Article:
The Apaches then attack a squad taking settlers to safety and seize a wagon filled with children. As Trujillo points out, they’re not in real danger since Indians adopted captured children into their tribes. Still, this provides the impetus for Yorke and his men to cross the Rio Grande and engage the Apaches in battle.
The Olive Signature Collection continues to provide quality 1080p remasters with excellent picture and sound, and a fine collection of bonus features. The black and white film looks very good in its original 1:37.1 aspect ratio. Blacks are solid, with admirable gray scale and brilliant whites. Detail is sharp, even in background scenes. This is the best “Rio Grande” has ever looked.
Dialogue, effects and music are perfectly blended throughout. “Rio Grande’s” original mono soundtrack gets a DTS-HD Master Audio upgrade. Dialogue is clear and distinct, with English subtitles for those who use them. Effects, such as gunshots, horse hooves, wagon wheels, and crackling fires have depth and distinction. Victor Young’s score keeps us in the mood for Western adventure, as do songs from the Sons of the Pioneers.
Critics of the time berated the film for having so many songs. Still, as bonus features point out, singing was the entertainment of the time. There wasn’t much relief between marches and battles. Ken Curtis, who played Festus Haggen on the long-running “Gunsmoke,” takes the lead on “I’ll Take You Home Again, Kathleen.”
(1) The Apaches hold a ceremony before their escape and ride back across the Rio Grande. (2) Kathleen tries to convince Jeff to return to Virginia with her. (3) Sgt. Major Quincannon comforts Margaret Mary (Karolyn Grimes) during the Apaches raid, which involved three tribes. (4&5) Kathleen watches as her husband and his men of the 2nd U.S. Cavalry Regiment ride out to confront the Apache. “John Ford loved dust to create drama,” says historian Tag Gallagher.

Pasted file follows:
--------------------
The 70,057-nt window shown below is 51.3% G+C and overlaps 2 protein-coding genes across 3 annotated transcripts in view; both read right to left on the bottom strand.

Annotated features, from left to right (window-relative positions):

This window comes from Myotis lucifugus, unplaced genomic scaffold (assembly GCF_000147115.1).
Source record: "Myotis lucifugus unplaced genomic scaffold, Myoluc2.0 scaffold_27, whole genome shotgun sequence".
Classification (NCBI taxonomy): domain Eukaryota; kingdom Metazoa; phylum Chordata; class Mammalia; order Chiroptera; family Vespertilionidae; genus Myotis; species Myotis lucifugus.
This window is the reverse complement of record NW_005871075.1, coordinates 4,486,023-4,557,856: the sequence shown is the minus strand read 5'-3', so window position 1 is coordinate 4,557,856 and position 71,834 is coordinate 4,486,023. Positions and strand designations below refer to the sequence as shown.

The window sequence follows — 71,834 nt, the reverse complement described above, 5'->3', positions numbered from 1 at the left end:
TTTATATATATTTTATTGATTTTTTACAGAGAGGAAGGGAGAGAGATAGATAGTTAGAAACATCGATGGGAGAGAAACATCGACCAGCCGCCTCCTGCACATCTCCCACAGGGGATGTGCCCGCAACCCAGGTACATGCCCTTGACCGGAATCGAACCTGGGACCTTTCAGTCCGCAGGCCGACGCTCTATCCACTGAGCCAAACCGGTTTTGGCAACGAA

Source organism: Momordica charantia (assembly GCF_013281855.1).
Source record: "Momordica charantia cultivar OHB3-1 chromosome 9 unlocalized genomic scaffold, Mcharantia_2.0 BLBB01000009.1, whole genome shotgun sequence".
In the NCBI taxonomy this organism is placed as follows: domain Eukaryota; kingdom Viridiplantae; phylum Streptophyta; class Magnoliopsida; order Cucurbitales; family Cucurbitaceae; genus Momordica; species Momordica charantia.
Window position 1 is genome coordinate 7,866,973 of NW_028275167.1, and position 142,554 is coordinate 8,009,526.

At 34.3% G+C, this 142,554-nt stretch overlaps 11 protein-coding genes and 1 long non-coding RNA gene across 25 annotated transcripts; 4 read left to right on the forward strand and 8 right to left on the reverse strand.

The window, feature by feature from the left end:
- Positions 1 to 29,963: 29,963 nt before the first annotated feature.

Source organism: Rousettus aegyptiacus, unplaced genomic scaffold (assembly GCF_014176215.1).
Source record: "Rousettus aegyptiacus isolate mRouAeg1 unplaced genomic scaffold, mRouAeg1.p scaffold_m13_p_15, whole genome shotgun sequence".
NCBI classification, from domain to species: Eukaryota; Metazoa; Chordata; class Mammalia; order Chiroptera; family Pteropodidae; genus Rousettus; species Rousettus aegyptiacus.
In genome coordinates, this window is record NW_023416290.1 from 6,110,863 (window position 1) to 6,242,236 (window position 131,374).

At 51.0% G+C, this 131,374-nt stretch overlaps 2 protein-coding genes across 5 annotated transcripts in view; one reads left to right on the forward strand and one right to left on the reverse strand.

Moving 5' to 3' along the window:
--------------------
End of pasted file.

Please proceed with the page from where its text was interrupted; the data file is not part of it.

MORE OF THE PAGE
New commentary and featurettes provide a history of the film and old Hollywood. Nancy Schoenberger, author of “Wayne and Ford: The Films, the Friendship, and the Forging of an American Hero,” covers anecdotes and themes surrounding the film in her commentary.
Claude Jarman Jr. shares his experiences of working with Ford and Wayne in “Bigger than Life.” He talks about how difficult it was to work with John Ford, a film genius known as a notorious alcoholic and bully. Cast and crew understood the man had to be coddled at every turn or risk harsh and petty retaliation. Even so, Jarman says he learned the most about acting from the man.
Wayne’s son Patrick talks about his father, Ford, and his “Rio Grande” film debut at age 11 in “Strength and Courage.” “Songs of the Rio Grande” features an interview with historian Marc Wanamaker, who talks about the Sons of the Pioneers and the popularity of music during the time.
“Telling Real Histories” is a don’t-miss from Raoul Trujillo about the depiction of Native Americans in Western classics.
“The Making of Rio Grande,” hosted by Leonard Maltin, is an excellent carry-over from earlier presentations.
Look for visual essays by Tag Gallagher and one from Paul Andrew Hutton, which is also presented in an enclosed booklet. Both contain good info and make good reading.
Adventure, action and romance – “Rio Grande” has it in abundance. IMDb reports part of the story, such as the regiment’s crossing into Mexico, “loosely resembles” a 1873 expedition by the 4th Cavalry Regiment under Colonel Ranald S. Mackenzie. What an ending for Ford's trilogy!
— Kay Reynolds
(1) Ken Curtis, who played Festus Haggen on the long-running “Gunsmoke,” sings the lead on “I’ll Take You Home Again, Kathleen,” with the Sons of the Pioneers. (2) Kathleen rolls up her sleeves to do laundry while Sandy and Jeff look on. The Colorado River subs for the Rio Grande.
(1) A trooper says good-bye to his wife and child, as the women and children are evacuated to Fort Bliss. (2&3) During the trip, Apaches ambush the refugees and kidnap the children. (4) Kathleen is worried about the children. (5) Trooper Tyree provides vital information. (6) Native actor Barlow Simpson plays the Apache chief. (7) Trooper Yorke and two other recruits find the children inside a church mission. (8) The Cavalry raid on the village to rescue the children. (9&10) Trooper Yorke pulls an arrow out from his father’s chest. (11) The men of the 2nd Regiment return and Kathleen searches for her injured husband.